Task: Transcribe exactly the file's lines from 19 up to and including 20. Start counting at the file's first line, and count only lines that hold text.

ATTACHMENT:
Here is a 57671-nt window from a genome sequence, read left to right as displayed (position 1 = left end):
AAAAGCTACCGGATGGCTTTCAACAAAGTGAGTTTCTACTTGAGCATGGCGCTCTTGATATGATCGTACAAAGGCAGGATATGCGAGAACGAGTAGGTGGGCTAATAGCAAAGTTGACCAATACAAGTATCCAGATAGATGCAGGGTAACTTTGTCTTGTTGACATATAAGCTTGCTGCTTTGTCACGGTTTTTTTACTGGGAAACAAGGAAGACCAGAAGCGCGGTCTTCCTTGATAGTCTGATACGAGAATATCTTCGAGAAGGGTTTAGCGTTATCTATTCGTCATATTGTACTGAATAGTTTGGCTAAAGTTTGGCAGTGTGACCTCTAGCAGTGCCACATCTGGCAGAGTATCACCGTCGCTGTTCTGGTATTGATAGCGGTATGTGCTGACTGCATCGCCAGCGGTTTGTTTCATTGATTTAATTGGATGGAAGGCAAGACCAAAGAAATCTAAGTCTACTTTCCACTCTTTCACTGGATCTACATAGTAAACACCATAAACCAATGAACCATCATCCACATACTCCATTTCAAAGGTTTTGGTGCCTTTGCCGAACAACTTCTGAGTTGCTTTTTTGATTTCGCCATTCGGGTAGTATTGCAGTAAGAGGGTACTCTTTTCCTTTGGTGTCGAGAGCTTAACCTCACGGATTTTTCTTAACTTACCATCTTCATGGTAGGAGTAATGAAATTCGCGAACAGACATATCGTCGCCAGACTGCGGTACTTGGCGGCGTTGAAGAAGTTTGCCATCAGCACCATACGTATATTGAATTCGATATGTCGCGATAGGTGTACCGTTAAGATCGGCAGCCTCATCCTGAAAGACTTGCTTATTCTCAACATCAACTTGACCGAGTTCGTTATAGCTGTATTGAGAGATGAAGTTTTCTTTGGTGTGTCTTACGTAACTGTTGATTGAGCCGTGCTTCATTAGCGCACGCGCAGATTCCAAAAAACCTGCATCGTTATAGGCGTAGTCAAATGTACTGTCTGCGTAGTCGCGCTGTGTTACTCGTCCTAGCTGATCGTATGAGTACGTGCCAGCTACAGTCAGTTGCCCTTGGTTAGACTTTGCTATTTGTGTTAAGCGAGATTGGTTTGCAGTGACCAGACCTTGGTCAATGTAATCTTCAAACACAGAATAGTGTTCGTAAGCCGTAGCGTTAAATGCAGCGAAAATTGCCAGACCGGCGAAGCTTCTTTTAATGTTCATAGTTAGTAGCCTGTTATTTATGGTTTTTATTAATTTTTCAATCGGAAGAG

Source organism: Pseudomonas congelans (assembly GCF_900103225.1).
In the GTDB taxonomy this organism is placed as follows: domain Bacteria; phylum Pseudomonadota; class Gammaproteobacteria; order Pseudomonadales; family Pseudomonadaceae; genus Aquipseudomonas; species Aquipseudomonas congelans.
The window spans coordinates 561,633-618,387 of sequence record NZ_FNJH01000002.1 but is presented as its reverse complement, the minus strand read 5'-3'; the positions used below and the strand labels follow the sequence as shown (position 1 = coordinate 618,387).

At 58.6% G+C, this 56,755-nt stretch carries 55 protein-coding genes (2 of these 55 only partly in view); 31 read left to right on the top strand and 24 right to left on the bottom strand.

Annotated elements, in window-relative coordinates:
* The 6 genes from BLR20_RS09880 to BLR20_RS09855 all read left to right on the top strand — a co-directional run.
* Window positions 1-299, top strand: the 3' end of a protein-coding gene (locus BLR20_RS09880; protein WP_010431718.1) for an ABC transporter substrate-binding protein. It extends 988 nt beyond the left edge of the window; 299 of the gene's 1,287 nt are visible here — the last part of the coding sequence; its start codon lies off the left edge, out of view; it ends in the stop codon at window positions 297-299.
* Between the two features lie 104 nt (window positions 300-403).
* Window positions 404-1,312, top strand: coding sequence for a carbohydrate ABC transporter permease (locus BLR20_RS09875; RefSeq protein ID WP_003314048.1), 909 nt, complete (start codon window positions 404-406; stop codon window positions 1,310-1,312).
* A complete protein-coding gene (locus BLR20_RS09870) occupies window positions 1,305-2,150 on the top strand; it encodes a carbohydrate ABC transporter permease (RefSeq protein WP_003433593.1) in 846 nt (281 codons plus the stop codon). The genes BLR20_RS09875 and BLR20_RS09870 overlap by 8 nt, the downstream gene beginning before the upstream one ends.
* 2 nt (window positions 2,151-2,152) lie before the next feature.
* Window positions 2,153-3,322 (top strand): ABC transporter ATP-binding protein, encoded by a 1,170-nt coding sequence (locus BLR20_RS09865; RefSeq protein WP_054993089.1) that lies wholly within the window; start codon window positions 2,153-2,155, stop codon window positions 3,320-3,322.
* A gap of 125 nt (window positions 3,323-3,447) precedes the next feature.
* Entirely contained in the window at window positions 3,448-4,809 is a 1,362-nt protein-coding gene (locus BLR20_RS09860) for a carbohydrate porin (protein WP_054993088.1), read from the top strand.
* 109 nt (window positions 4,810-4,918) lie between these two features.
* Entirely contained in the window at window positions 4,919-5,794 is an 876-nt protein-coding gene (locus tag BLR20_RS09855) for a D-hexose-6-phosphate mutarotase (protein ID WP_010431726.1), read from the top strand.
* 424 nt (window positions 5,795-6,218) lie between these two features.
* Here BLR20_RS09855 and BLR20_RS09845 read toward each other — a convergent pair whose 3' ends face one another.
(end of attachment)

* 424 nt (window positions 5,795-6,218) lie between these two features.
* Here BLR20_RS09855 and BLR20_RS09845 read toward each other — a convergent pair whose 3' ends face one another.